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TMCNet:  Northeast Pennsylvania natives create app [The Times-Tribune, Scranton, Pa. :: ]

[August 24, 2014]

Northeast Pennsylvania natives create app [The Times-Tribune, Scranton, Pa. :: ]

(Times-Tribune (Scranton, PA) Via Acquire Media NewsEdge) Aug. 24--Getting from A to B is sometimes difficult enough.

But a new app, created by former Northeast Pennsylvania residents, takes the concept of moving from letter to letter to another level.

Jeremie and Angela Musyt put together the game AlphaMaze for iPhones and iPads, where players must choose a character to move from A to Z. It launched July 30.

"My husband called me and said 'we're coming up with an app,' and we threw around terrible ideas before doing a game," Mrs. Musyt said. "We knew it was a popular route to go." Apps for smartphones and tablets are fertile grounds for entrepreneurs, said David Hall, Ph.D., a professor in the College of Information Sciences and Technology at Penn State University. Entrepreneurs have the tools to easily create apps, but the area has vast competition, he said.


"There are a lot of apps out there and lots of people creating them," Dr. Hall said. "The challenges people face are to find a problem that needs to be solved and figure out a way to get the attention of people so that it could start to be used." With AlphaMaze, Mr. and Mrs. Musyt put emphasis on the game's concept to drive players' interest.

"The computer is like a pencil, and it could make everything look nice, but at the end of the day it's the creative idea that is actually going to make people want that product," Mr. Musyt said. "You have to step away and first come up with that 'aha' moment and then from there you can execute it." The game provides five characters, or typefaces, players can choose from to try to tackle a maze. Characters include Crazy 8, Odd Ball and Quotes McGotes. Each player has its own backstory. For instance, Crazy 8 is "Sweet 16's half brother" and "was the winning powerball once." "The idea conceptually was to take the emoticons that everybody knows and bring them to life," Mr. Musyt said. "It evolved into giving them their own little personalities." Letters line the walls of the maze, starting with A, and players have to work their way to Z in order to complete the maze. Scouring through the maze, players swipe the screens of their iPhones to slide their characters in search of the next checkpoint. When players reach the checkpoint, the letter B lines the walls in different fonts, or typographies. They are also met with a humorous and taunting message that pops up on the screen that centers on the letter the player reached. For instance, the checkpoint for B says, "Big deal, you've got a long way to go, Bub." "We wanted to make something that looks good and is fun to play," Mrs. Musyt said. "My husband came up with the typography, and we put our humor around it." Born and raised in Scranton, Mr. Musyt worked at DeLuca Frigoletto Advertising for eight years, and served as an adjunct professor of Luzerne County Community College, teaching advertising and graphic design classes.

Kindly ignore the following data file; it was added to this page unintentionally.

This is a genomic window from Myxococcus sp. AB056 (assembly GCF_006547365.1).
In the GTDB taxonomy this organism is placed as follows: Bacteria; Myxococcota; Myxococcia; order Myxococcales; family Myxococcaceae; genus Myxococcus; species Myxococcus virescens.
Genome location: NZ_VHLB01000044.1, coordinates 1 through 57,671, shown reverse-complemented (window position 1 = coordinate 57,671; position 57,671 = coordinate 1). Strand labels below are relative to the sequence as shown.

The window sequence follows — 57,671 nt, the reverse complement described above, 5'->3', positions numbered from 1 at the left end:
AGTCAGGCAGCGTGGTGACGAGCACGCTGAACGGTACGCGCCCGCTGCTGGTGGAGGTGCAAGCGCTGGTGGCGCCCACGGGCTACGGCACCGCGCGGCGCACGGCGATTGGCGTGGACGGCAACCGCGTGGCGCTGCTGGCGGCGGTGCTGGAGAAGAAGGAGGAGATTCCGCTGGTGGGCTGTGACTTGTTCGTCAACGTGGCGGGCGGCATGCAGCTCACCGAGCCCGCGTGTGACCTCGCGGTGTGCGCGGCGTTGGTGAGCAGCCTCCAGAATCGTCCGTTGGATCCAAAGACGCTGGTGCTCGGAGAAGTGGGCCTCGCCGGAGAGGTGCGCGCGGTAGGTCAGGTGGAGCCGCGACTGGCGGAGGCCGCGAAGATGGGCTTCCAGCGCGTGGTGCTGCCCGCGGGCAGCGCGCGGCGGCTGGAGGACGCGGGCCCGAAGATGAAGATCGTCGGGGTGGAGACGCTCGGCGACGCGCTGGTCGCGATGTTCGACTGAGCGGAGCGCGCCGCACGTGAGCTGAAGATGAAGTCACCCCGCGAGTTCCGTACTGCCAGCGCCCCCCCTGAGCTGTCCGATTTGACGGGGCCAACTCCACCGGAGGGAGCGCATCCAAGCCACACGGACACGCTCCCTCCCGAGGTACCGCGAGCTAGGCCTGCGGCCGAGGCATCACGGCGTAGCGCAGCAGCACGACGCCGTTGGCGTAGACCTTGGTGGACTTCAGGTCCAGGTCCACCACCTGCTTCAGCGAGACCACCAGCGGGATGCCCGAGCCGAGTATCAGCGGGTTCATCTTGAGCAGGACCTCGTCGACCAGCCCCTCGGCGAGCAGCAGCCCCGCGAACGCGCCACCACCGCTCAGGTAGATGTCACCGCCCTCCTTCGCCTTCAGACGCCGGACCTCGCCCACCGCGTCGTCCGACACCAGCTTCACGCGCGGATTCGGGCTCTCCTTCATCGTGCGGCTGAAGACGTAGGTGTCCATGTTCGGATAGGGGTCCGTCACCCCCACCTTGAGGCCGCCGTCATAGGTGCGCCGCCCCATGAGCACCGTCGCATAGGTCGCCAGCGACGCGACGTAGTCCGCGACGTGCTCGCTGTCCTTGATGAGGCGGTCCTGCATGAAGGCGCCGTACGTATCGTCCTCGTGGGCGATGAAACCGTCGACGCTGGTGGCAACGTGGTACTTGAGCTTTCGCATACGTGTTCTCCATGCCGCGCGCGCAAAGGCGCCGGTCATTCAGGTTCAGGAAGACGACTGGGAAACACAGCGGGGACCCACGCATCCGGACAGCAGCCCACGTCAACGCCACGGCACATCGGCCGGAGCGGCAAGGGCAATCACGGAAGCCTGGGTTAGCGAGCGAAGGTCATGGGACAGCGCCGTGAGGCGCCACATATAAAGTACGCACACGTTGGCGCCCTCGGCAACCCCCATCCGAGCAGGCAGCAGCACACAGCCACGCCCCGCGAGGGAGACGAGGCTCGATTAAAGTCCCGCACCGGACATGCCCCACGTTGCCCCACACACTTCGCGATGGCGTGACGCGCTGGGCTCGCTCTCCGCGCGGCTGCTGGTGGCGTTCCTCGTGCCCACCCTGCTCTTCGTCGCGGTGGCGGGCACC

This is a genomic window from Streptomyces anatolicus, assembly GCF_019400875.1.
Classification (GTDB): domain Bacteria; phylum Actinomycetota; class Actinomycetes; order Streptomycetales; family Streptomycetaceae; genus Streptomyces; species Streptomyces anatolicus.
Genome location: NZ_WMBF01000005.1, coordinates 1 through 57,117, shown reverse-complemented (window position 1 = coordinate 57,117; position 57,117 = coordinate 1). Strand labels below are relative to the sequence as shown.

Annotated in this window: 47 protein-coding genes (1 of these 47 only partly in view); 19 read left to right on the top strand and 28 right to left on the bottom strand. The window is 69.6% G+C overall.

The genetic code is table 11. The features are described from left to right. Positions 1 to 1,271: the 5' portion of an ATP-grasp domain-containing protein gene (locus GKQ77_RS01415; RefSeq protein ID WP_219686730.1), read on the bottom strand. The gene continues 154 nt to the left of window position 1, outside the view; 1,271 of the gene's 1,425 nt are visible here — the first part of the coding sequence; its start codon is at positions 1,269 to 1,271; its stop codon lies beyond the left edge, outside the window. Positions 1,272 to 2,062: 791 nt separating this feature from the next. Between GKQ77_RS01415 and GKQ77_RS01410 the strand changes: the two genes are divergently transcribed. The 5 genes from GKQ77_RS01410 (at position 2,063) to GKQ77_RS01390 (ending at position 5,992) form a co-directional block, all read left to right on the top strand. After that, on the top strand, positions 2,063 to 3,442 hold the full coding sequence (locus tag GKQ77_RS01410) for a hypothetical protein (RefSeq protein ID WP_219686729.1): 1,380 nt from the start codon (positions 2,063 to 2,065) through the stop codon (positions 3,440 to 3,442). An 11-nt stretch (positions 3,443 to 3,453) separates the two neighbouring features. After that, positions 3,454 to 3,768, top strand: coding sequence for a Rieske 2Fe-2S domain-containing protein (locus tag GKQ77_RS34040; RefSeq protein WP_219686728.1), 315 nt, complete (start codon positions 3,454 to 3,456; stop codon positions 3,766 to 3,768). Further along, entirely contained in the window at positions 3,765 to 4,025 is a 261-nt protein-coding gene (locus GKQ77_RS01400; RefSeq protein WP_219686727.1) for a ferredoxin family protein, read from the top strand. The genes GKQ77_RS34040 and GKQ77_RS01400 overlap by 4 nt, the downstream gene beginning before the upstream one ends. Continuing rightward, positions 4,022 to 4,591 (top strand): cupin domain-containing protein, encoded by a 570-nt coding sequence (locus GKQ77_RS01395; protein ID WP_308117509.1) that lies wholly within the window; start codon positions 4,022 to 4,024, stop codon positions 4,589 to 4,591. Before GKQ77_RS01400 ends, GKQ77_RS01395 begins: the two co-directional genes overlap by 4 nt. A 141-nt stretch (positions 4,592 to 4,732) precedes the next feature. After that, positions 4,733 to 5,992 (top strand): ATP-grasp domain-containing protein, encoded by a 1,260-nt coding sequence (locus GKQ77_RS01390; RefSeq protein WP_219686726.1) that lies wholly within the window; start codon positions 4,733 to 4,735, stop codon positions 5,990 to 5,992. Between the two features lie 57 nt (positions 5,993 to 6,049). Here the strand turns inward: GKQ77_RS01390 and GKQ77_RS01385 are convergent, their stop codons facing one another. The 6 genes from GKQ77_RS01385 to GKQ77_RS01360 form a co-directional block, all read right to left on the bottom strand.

Mrs. Musyt lived in Jermyn, and worked in Scranton at Sweda Advertising. She then returned to school to become a teacher.

Both moved to Pittsburgh for better job opportunities, as Mr. Musyt joined the CLC Agency as an art director, while Mrs. Musyt works in Pittsburgh public schools as a teacher in a few different grade levels.

The husband and wife duo wants to expand on its first app, and create an AlphaMaze 2, as they look to start a family.

"We both wanted to get involved in apps and finally just said this is the time to do it," Mrs. Musyt said. "We both have a creative background, and thought it would help with our future." Contact the writer: jbaress@timesshamrock.com Getting from A to B is sometimes difficult enough.